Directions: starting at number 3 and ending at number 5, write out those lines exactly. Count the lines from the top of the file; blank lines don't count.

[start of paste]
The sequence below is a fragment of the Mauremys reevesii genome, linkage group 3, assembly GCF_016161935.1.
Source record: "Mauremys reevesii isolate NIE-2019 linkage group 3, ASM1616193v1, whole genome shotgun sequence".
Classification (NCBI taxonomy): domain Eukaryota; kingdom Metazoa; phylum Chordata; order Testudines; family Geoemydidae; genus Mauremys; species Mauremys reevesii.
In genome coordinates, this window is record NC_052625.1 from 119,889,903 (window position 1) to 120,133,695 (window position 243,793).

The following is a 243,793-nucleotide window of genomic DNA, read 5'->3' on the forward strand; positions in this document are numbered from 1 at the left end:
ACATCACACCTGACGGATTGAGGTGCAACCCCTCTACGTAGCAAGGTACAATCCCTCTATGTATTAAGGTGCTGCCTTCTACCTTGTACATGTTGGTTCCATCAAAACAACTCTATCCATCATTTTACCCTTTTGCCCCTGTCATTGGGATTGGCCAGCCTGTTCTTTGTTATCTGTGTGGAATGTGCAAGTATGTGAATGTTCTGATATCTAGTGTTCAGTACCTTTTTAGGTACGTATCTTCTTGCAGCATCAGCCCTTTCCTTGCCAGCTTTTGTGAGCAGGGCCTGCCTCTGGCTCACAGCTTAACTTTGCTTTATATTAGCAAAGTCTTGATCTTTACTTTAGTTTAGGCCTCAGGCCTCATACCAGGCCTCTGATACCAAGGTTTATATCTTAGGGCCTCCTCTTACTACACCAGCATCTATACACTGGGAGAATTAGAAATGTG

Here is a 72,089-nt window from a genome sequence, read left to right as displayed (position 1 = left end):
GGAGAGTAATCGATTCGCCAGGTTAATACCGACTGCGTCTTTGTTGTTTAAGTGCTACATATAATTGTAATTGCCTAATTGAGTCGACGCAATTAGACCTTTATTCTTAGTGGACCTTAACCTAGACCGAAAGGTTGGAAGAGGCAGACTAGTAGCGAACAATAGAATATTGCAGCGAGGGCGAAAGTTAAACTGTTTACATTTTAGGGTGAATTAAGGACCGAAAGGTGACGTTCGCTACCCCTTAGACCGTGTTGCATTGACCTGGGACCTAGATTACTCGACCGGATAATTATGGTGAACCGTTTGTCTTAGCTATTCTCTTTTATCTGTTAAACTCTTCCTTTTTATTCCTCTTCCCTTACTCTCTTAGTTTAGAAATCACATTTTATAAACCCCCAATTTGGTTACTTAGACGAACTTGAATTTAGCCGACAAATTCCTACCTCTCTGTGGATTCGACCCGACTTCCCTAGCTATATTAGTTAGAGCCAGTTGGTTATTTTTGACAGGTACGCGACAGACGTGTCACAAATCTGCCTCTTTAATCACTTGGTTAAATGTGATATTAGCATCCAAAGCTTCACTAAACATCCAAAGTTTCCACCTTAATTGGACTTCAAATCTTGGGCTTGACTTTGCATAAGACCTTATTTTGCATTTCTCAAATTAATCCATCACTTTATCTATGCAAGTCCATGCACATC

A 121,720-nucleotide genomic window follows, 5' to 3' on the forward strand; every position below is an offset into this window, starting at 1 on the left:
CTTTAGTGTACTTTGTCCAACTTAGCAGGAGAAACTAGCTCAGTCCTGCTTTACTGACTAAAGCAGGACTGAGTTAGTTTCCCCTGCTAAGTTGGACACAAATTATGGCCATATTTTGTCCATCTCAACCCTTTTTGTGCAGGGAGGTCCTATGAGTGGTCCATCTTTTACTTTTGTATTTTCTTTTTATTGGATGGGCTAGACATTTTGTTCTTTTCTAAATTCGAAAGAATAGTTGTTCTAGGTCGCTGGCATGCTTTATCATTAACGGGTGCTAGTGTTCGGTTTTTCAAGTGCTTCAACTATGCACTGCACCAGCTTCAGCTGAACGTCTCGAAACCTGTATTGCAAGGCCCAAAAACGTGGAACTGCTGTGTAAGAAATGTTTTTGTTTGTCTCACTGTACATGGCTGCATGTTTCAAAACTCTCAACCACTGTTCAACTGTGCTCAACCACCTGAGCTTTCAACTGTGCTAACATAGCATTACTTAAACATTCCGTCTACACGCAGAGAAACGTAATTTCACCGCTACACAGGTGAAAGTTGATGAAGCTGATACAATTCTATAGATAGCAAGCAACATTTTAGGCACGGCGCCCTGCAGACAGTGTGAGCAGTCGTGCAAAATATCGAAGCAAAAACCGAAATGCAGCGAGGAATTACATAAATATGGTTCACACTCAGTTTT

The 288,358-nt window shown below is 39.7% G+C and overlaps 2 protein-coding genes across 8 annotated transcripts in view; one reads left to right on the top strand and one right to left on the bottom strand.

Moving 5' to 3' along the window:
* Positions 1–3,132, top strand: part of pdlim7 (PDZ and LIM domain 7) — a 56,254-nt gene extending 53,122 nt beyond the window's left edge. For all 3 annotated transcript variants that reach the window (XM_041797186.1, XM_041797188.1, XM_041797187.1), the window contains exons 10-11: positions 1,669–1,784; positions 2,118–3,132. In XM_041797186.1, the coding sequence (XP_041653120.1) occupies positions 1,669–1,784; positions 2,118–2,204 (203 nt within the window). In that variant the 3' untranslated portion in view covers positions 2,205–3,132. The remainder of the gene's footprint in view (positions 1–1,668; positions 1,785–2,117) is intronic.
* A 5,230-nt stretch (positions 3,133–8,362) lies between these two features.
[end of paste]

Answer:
Classification (NCBI taxonomy): domain Eukaryota; kingdom Metazoa; phylum Chordata; order Testudines; family Geoemydidae; genus Mauremys; species Mauremys reevesii.
In genome coordinates, this window is record NC_052625.1 from 119,889,903 (window position 1) to 120,133,695 (window position 243,793).

The following is a 243,793-nucleotide window of genomic DNA, read 5'->3' on the forward strand; positions in this document are numbered from 1 at the left end: